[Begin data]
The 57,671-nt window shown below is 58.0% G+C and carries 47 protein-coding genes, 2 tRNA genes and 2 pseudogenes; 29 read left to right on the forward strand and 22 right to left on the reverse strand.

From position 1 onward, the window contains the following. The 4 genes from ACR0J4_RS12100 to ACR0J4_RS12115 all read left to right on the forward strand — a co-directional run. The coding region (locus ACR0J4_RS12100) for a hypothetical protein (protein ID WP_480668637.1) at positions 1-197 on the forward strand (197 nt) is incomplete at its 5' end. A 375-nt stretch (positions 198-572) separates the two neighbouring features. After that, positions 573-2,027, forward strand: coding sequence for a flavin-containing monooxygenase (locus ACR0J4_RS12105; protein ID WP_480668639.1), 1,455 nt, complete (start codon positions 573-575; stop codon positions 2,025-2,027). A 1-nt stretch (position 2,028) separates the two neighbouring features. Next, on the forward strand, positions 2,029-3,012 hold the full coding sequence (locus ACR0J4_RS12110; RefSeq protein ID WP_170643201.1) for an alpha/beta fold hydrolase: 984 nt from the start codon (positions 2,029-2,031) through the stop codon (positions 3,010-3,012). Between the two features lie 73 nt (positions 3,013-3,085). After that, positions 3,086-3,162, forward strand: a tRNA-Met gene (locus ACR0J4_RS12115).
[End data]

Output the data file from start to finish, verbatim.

The 57,671-nt window shown below is 58.0% G+C and carries 47 protein-coding genes, 2 tRNA genes and 2 pseudogenes; 29 read left to right on the forward strand and 22 right to left on the reverse strand.

From position 1 onward, the window contains the following. The 4 genes from ACR0J4_RS12100 to ACR0J4_RS12115 all read left to right on the forward strand — a co-directional run. The coding region (locus ACR0J4_RS12100) for a hypothetical protein (protein ID WP_480668637.1) at positions 1-197 on the forward strand (197 nt) is incomplete at its 5' end. A 375-nt stretch (positions 198-572) separates the two neighbouring features. After that, positions 573-2,027, forward strand: coding sequence for a flavin-containing monooxygenase (locus ACR0J4_RS12105; protein ID WP_480668639.1), 1,455 nt, complete (start codon positions 573-575; stop codon positions 2,025-2,027). A 1-nt stretch (position 2,028) separates the two neighbouring features. Next, on the forward strand, positions 2,029-3,012 hold the full coding sequence (locus ACR0J4_RS12110; RefSeq protein ID WP_170643201.1) for an alpha/beta fold hydrolase: 984 nt from the start codon (positions 2,029-2,031) through the stop codon (positions 3,010-3,012). Between the two features lie 73 nt (positions 3,013-3,085). After that, positions 3,086-3,162, forward strand: a tRNA-Met gene (locus ACR0J4_RS12115).